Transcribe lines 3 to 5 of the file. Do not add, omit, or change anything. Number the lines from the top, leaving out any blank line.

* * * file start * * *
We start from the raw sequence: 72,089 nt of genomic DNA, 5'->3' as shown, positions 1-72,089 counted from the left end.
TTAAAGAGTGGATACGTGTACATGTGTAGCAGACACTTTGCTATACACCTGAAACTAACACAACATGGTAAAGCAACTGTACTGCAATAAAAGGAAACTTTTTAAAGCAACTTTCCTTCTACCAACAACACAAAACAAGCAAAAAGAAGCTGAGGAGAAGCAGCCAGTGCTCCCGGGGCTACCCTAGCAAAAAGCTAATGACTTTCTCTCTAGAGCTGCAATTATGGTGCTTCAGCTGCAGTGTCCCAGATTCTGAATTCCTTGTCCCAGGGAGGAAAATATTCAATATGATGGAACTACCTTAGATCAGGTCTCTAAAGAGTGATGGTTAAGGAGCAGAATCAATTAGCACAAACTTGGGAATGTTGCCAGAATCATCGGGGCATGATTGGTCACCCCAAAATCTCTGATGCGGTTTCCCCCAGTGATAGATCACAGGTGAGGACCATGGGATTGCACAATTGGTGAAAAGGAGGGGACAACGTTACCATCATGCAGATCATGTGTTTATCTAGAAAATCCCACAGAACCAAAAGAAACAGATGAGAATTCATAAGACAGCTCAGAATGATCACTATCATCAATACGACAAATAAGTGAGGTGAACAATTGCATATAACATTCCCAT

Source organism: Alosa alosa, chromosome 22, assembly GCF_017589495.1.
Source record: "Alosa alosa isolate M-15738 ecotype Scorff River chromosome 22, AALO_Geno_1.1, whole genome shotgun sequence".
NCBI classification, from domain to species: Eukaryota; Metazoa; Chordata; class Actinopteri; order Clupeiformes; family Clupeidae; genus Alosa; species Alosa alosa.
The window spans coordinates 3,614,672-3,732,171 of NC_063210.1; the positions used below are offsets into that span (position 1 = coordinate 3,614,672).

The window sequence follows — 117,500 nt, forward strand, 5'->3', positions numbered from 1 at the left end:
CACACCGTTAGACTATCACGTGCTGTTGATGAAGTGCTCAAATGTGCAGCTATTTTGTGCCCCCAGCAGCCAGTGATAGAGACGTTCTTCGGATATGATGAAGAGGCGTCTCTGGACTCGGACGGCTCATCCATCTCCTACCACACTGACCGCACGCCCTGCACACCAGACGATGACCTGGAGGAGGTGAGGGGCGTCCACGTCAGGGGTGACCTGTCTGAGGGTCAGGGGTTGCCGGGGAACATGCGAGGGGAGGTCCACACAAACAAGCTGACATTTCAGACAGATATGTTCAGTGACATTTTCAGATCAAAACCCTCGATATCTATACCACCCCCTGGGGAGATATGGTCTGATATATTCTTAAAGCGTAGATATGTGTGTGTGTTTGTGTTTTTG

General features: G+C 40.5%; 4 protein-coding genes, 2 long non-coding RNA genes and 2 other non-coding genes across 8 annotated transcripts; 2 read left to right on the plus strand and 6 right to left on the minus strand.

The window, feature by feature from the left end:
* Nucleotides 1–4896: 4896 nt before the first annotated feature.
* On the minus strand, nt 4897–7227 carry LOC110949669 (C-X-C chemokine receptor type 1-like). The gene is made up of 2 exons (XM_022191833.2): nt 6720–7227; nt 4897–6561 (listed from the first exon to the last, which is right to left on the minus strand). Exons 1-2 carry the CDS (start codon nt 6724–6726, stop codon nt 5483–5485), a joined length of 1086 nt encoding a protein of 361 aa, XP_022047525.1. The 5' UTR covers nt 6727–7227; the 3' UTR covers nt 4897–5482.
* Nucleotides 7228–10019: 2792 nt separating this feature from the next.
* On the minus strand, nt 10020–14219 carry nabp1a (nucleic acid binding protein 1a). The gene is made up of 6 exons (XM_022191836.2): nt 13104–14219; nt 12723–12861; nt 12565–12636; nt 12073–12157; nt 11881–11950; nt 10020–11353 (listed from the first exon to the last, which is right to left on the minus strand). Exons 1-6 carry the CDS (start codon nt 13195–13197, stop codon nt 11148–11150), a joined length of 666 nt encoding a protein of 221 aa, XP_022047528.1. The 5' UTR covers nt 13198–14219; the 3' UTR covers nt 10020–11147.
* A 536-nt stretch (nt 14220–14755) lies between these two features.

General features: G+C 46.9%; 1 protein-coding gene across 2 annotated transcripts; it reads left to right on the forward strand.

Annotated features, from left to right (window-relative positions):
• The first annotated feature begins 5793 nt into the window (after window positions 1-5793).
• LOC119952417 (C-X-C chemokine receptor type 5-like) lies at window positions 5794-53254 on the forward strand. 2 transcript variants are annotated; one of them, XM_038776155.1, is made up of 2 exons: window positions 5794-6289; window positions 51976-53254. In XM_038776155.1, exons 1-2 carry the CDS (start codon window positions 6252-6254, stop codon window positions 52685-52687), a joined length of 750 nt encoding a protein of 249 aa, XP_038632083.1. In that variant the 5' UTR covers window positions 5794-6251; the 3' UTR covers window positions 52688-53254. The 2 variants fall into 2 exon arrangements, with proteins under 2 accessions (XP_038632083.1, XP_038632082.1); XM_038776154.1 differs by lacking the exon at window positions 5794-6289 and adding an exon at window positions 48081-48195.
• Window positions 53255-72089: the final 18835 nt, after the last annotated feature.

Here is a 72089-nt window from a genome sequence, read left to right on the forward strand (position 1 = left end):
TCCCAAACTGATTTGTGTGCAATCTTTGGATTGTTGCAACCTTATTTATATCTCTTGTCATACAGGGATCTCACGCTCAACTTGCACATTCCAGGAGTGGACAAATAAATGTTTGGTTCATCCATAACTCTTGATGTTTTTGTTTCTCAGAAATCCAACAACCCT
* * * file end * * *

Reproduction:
Source organism: Alosa alosa, chromosome 22, assembly GCF_017589495.1.
Source record: "Alosa alosa isolate M-15738 ecotype Scorff River chromosome 22, AALO_Geno_1.1, whole genome shotgun sequence".
NCBI classification, from domain to species: Eukaryota; Metazoa; Chordata; class Actinopteri; order Clupeiformes; family Clupeidae; genus Alosa; species Alosa alosa.